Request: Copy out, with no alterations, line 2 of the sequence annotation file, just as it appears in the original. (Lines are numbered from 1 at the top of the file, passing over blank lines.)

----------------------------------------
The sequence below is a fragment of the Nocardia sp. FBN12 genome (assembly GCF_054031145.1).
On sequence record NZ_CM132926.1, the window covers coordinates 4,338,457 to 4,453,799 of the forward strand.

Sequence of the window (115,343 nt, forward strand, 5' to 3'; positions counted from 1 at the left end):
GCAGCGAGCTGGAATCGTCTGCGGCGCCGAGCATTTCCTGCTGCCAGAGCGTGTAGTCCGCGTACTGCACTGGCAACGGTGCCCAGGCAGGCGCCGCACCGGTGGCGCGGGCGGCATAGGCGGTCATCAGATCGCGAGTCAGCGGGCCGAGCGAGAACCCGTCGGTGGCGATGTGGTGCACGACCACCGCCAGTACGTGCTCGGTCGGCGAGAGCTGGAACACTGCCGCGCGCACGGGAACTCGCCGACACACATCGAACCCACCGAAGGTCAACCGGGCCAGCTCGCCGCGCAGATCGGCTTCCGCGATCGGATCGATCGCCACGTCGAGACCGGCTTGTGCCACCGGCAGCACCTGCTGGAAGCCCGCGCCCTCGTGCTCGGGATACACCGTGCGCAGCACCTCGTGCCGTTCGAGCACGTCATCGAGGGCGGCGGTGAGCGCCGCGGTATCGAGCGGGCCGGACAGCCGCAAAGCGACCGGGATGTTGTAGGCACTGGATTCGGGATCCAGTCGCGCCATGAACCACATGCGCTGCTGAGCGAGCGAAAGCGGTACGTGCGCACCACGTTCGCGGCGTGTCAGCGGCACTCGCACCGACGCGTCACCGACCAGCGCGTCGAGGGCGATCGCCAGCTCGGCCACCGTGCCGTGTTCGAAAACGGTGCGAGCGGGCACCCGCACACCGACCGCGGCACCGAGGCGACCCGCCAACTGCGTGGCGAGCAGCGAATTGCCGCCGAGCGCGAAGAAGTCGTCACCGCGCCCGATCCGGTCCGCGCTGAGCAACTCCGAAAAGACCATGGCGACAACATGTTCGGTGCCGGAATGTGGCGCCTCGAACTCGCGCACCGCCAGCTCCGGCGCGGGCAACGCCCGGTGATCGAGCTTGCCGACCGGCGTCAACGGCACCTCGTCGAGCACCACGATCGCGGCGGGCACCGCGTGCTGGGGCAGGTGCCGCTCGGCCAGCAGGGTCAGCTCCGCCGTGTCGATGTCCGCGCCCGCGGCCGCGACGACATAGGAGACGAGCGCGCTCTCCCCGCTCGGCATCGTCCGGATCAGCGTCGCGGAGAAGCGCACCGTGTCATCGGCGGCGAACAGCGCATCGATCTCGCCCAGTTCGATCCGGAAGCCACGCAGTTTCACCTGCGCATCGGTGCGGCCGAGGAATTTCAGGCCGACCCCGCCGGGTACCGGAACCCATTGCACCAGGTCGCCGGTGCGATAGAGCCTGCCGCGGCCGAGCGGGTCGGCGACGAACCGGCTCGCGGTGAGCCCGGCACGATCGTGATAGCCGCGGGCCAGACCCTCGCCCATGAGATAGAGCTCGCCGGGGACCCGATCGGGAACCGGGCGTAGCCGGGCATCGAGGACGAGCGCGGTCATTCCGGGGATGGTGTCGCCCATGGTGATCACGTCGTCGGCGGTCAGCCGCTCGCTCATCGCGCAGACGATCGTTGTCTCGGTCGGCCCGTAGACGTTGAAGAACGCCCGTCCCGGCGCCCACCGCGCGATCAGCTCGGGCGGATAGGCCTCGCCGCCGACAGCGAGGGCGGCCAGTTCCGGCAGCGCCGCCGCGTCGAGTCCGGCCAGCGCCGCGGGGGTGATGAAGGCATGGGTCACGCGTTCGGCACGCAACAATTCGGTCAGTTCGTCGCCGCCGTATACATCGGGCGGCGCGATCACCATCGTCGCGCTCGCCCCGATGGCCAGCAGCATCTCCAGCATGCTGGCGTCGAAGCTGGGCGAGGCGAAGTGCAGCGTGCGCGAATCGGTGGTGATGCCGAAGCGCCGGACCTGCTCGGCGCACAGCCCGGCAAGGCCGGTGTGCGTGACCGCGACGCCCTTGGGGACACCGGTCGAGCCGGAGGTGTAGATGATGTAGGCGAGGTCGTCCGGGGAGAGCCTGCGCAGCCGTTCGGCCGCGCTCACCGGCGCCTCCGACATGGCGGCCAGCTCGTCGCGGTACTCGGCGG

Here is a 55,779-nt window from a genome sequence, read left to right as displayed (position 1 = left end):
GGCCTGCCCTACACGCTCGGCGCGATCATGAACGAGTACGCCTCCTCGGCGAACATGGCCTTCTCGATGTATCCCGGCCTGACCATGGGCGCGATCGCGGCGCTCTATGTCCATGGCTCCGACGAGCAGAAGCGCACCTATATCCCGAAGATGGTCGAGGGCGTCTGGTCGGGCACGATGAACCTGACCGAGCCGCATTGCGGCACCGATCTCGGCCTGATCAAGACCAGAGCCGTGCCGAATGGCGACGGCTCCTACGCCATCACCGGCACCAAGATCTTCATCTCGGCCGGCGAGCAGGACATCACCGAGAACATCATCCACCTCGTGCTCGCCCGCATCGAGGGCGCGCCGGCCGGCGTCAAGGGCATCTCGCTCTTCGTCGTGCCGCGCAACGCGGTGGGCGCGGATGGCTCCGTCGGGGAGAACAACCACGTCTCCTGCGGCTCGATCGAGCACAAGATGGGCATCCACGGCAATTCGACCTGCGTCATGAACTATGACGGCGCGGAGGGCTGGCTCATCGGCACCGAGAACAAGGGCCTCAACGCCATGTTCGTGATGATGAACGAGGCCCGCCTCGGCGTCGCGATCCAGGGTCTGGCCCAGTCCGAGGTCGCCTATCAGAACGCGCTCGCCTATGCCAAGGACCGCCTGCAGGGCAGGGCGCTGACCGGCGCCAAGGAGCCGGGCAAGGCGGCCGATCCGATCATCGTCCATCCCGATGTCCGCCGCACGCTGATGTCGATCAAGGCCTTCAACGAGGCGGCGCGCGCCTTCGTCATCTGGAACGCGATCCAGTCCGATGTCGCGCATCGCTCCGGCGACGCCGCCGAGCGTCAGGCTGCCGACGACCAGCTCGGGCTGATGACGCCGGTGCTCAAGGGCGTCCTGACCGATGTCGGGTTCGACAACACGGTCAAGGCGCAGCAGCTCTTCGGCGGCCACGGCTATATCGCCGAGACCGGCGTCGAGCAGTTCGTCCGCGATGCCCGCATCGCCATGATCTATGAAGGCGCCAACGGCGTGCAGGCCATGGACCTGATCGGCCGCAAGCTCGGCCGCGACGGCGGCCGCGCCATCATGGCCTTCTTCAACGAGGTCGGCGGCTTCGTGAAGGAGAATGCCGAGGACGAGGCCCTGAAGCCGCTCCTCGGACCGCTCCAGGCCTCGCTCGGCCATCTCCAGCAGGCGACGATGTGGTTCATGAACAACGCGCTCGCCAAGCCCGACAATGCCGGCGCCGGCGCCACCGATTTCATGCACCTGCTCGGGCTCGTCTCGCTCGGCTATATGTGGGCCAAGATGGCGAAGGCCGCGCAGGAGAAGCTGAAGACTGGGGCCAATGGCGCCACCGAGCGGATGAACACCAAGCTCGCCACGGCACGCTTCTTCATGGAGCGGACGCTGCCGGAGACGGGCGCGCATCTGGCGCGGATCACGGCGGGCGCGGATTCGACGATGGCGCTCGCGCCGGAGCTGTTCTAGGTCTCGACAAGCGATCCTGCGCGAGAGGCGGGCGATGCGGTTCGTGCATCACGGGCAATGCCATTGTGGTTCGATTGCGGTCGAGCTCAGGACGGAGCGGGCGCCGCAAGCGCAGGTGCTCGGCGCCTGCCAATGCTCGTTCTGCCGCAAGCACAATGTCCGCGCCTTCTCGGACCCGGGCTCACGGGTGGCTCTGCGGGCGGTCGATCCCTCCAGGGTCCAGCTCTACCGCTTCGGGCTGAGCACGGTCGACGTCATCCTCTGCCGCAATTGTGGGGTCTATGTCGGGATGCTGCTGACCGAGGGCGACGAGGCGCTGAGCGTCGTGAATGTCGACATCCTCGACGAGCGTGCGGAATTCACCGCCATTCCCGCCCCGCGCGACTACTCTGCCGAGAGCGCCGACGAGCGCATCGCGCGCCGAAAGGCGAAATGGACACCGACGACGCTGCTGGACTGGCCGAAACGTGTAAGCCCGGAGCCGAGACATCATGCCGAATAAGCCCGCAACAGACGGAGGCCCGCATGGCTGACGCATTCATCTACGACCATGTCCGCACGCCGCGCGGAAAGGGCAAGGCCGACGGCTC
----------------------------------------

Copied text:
On sequence record NZ_CM132926.1, the window covers coordinates 4,338,457 to 4,453,799 of the forward strand.